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Arriving Curacao

Arriving in Curacao

We left Bonaire Friday March 29th 7:30 am and got in to Curacao at 2:00 pm. The wind was the usual 22 knots wind, with gusts to 30 knots, 6-8 foot seas from the east which is OK but we also had a north swell, making the sea confused and lumpy part of the way. We did manage to get out on the bow for a while and wash our algae covered dingy. The trip was pretty non-eventful until we rounded the east end of Curacao and a shackle broke at the top of the mast and our main sail came down rather unexpectedly. I got the engines on while Tony got the lines and HUGE sail gathered and tied down on deck. We motored the rest of the way and are now tied up on the T-head at a small resort marina (Seru Boca Marina). That is after a totally unsuccessful attempt at stern-to mooring that completely exhausted me while I ran around the boat moving lines around trying to accomplish one plan, which failed, then another plan, which failed, and then another. All because the mooring line was totally inadequate in a 20-30 knot crosswind.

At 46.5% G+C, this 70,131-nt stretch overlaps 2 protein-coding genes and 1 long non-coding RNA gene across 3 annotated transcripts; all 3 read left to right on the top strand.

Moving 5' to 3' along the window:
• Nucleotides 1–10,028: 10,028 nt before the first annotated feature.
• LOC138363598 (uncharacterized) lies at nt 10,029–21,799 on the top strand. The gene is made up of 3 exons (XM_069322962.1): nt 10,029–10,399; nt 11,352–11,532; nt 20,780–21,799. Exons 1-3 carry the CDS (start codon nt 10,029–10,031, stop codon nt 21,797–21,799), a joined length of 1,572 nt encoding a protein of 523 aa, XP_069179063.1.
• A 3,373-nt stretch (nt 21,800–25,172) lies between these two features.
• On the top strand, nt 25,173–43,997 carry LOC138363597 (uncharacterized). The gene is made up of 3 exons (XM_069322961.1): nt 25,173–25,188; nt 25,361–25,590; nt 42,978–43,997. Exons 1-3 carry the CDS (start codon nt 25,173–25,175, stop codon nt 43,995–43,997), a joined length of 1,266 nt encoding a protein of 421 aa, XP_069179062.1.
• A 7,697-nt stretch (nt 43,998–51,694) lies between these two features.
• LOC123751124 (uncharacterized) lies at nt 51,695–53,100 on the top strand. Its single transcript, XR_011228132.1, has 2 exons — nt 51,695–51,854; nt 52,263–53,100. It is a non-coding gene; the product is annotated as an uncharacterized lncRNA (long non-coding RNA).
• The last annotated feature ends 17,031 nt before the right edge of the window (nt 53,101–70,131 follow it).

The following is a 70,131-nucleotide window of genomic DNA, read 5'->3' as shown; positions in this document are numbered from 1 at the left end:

The day we arrived, it was Good Friday and there were all kinds of water sports taking place in Spanish Waters harbor. As we were coming in through the channel, there were windsurfers, opti sailboats, sunfish, lasers, jet skis, dingys, small motor boats, large motor boats, and larger sailboats all crossing in front of us. It was almost like a game to see who could get closest to our props! It was unnerving to see so many motor boats in full throttle with windsurfers crossing in front and behind them (see photos)!

Coming in, we also got a view of a Curacao beach. They have a new concept for a beach where they build a jetty and fill it in part way with sand and let water in - that is a beach! (see photo).

Curacao was a Dutch island and is now independent, but still closely tied to the Netherlands. It is located 35 miles north of Venezuela, 36 miles long by ~4.5 miles wide, with a population of about 145,000 (compared to Bonaire with ~20,000). It is also very dry and arid, but there are trees more than 4 feet tall here!